top of page

Lynn Slotkin

"I will continue with fairness and objectivity. And I'll probably be as angry about the state of things. But we also live in hope."

Provided by Lynn

Joe Szekeres

At the bottom of her email correspondence, Lynn Slotkin concludes with: “Reviews for people serious about the theatre.”

That’s the first thing I remember about meeting her several years ago at a Theatre Ontario workshop, ‘Writing Reviews that Matter,’ which she moderated.

One thing is sure—from reading her articles, she is serious about the theatre, and her passion for the industry is undeniable. She cares deeply about it and wants people to attend. That passion remains prominent even in her periodic rants on her ‘Slotkin Letter’ website.

I respect those rants. Highly.

Let’s stop and think about what it means to be passionate.

In my 33-year career, I held tremendous zeal for education in Ontario, specifically Catholic education, as Lynn does for the theatre. I’m retired now, but when my school board employed me, I wanted kids to succeed and reach their full potential. I never wanted anyone to be unsuccessful. As a Catholic educator, I wanted my preparatory work behind the scenes to be top-notch because it was worth it for kids and parents.

Accountability and standards were part of my daily work ethic. I held myself and others to these markers for success in and outside the classroom.

Lynn is just as fervent about how theatre can influence people to their full potential. She also believes in that same ethic of accountability and holds the industry to standards onstage and offstage. I cared about the Ontario education system, and I still do even after retirement. Lynn cares about the theatre and still does, even after an illustrious 35-year+ career. Not everyone had to agree with me when I was a teacher, and not everyone has to agree with Lynn’s review of a production.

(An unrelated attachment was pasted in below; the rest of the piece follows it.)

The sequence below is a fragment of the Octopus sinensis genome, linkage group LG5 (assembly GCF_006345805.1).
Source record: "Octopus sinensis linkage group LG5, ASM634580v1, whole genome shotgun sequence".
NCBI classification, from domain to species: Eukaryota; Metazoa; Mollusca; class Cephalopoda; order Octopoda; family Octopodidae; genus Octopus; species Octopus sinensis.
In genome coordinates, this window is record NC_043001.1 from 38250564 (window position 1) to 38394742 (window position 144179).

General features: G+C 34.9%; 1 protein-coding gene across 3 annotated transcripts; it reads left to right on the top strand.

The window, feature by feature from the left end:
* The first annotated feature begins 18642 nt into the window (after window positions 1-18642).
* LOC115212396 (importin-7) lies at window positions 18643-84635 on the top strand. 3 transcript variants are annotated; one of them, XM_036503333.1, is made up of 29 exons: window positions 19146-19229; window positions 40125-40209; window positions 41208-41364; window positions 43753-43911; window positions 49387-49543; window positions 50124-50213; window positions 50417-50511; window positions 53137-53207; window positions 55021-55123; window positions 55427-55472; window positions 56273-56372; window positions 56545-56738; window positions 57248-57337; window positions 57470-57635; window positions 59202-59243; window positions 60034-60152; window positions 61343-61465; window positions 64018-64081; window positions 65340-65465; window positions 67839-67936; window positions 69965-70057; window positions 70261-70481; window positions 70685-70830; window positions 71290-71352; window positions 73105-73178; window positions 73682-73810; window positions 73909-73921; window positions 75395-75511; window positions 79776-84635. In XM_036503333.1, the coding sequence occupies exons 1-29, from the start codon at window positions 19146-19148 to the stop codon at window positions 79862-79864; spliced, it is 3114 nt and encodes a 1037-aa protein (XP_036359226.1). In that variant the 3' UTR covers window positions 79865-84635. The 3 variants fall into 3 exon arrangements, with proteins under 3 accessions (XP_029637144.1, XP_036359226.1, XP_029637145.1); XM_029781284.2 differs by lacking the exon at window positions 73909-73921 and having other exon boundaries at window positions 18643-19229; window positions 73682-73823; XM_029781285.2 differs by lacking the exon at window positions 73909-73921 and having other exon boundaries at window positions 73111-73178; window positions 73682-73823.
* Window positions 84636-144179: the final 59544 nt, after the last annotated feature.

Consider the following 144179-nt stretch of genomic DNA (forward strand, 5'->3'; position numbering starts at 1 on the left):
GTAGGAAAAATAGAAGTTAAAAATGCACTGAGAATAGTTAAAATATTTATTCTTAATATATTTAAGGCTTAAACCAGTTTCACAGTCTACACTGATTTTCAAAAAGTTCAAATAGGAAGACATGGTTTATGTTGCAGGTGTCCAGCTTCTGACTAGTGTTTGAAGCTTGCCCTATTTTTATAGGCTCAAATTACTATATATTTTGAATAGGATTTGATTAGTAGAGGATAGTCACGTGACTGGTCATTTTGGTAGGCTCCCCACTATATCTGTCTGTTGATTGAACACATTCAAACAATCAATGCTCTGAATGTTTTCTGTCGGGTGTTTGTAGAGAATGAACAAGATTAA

When I taught, I was allowed to voice my opinion openly regarding education for young people. Some tried to silence me, but I wouldn’t allow them, nor would my federation. I was a professional and sought to be treated as one without a question. Lynn, too, is a highly respected professional in the industry. I’ve heard her give talks and continue to read her articles. She has and must continue to voice her opinion freely about the theatre. That’s the way it works in a free society. There’s nothing wrong with adhering to standards, especially when this province's education and theatre industry costs big bucks to maintain and produce.

Now that I’m freelancing as an emerging theatre reviewer, I am learning about standards and accountability again. I believe there are more significant changes coming in the theatre industry. In a continued woke world, I’m doing my best to know what might be coming soon.

Lynn is someone who keeps herself aware of what might be coming soon.

She shares her thoughts in her writing and on her website.

So, I get where this observant ‘Passionate Playgoer,’ comes from in her rants.

We recently had an email check-in conversation. Three years have passed since our first chat. That link can be found at the bottom of this profile.

Three years ago, she saw her role as a theatre critic as telling the truth about evaluating an event in a fair-minded, respectful, and entertaining way so that the quality, flavour, story, artistry, and many other elements of a show are conveyed to readers and listeners.

She sees it even more now:

“As the decimated media becomes more pronounced and serious theatre coverage is also diminishing, I still think a robust, thoughtful, fair assessment of a piece of theatre is important. It informs the audience; it acts as a historical record of the play, what it looked like and the assessment of its intention and whether it was worth doing or successful as a piece of theatre.”